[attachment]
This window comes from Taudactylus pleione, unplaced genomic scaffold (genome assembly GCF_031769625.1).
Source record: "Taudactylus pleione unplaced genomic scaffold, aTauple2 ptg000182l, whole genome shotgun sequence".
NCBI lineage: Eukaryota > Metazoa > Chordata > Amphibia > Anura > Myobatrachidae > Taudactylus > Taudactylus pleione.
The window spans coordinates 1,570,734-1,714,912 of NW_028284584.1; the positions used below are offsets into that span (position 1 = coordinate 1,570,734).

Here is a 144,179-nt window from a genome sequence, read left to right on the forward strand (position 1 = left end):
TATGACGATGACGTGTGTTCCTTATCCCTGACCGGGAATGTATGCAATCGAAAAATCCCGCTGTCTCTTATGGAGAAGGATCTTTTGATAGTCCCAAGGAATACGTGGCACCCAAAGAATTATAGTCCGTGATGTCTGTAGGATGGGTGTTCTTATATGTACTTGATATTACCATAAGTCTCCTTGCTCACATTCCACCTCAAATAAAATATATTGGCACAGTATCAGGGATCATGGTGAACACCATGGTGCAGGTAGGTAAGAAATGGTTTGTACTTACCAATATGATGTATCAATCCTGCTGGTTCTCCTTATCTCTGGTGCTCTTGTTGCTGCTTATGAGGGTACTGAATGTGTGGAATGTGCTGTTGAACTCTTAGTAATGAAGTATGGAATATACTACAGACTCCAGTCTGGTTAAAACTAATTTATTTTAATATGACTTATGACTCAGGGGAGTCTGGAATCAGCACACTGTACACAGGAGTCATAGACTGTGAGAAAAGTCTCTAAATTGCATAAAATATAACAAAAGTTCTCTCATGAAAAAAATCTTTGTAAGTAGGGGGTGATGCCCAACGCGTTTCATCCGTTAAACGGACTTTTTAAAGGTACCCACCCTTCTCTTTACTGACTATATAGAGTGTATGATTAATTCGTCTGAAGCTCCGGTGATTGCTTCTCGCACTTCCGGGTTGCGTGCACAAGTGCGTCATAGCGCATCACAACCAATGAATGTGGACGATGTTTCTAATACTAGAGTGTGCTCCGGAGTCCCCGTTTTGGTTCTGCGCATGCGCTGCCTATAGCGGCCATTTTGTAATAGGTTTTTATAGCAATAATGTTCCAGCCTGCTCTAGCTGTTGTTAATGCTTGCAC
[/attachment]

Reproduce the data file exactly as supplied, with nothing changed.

This window comes from Taudactylus pleione, unplaced genomic scaffold (genome assembly GCF_031769625.1).
Source record: "Taudactylus pleione unplaced genomic scaffold, aTauple2 ptg000182l, whole genome shotgun sequence".
NCBI lineage: Eukaryota > Metazoa > Chordata > Amphibia > Anura > Myobatrachidae > Taudactylus > Taudactylus pleione.
The window spans coordinates 1,570,734-1,714,912 of NW_028284584.1; the positions used below are offsets into that span (position 1 = coordinate 1,570,734).

Here is a 144,179-nt window from a genome sequence, read left to right on the forward strand (position 1 = left end):
TATGACGATGACGTGTGTTCCTTATCCCTGACCGGGAATGTATGCAATCGAAAAATCCCGCTGTCTCTTATGGAGAAGGATCTTTTGATAGTCCCAAGGAATACGTGGCACCCAAAGAATTATAGTCCGTGATGTCTGTAGGATGGGTGTTCTTATATGTACTTGATATTACCATAAGTCTCCTTGCTCACATTCCACCTCAAATAAAATATATTGGCACAGTATCAGGGATCATGGTGAACACCATGGTGCAGGTAGGTAAGAAATGGTTTGTACTTACCAATATGATGTATCAATCCTGCTGGTTCTCCTTATCTCTGGTGCTCTTGTTGCTGCTTATGAGGGTACTGAATGTGTGGAATGTGCTGTTGAACTCTTAGTAATGAAGTATGGAATATACTACAGACTCCAGTCTGGTTAAAACTAATTTATTTTAATATGACTTATGACTCAGGGGAGTCTGGAATCAGCACACTGTACACAGGAGTCATAGACTGTGAGAAAAGTCTCTAAATTGCATAAAATATAACAAAAGTTCTCTCATGAAAAAAATCTTTGTAAGTAGGGGGTGATGCCCAACGCGTTTCATCCGTTAAACGGACTTTTTAAAGGTACCCACCCTTCTCTTTACTGACTATATAGAGTGTATGATTAATTCGTCTGAAGCTCCGGTGATTGCTTCTCGCACTTCCGGGTTGCGTGCACAAGTGCGTCATAGCGCATCACAACCAATGAATGTGGACGATGTTTCTAATACTAGAGTGTGCTCCGGAGTCCCCGTTTTGGTTCTGCGCATGCGCTGCCTATAGCGGCCATTTTGTAATAGGTTTTTATAGCAATAATGTTCCAGCCTGCTCTAGCTGTTGTTAATGCTTGCAC